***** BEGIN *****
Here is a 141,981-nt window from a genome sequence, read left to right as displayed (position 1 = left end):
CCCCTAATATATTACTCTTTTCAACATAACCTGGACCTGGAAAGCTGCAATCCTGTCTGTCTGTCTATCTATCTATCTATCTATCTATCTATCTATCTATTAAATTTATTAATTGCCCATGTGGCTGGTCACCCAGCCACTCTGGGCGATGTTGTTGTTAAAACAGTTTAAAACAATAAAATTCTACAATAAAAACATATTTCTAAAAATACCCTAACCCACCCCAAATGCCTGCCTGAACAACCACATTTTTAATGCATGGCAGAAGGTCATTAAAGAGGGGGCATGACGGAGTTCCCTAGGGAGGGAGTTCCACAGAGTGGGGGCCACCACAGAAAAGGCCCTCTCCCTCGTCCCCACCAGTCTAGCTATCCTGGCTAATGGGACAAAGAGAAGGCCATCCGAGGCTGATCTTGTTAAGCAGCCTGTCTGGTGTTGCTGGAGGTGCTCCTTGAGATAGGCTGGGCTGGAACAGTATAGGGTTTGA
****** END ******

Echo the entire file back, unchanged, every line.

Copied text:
Here is a 141,981-nt window from a genome sequence, read left to right as displayed (position 1 = left end):
CCCCTAATATATTACTCTTTTCAACATAACCTGGACCTGGAAAGCTGCAATCCTGTCTGTCTGTCTATCTATCTATCTATCTATCTATCTATCTATCTATTAAATTTATTAATTGCCCATGTGGCTGGTCACCCAGCCACTCTGGGCGATGTTGTTGTTAAAACAGTTTAAAACAATAAAATTCTACAATAAAAACATATTTCTAAAAATACCCTAACCCACCCCAAATGCCTGCCTGAACAACCACATTTTTAATGCATGGCAGAAGGTCATTAAAGAGGGGGCATGACGGAGTTCCCTAGGGAGGGAGTTCCACAGAGTGGGGGCCACCACAGAAAAGGCCCTCTCCCTCGTCCCCACCAGTCTAGCTATCCTGGCTAATGGGACAAAGAGAAGGCCATCCGAGGCTGATCTTGTTAAGCAGCCTGTCTGGTGTTGCTGGAGGTGCTCCTTGAGATAGGCTGGGCTGGAACAGTATAGGGTTTGA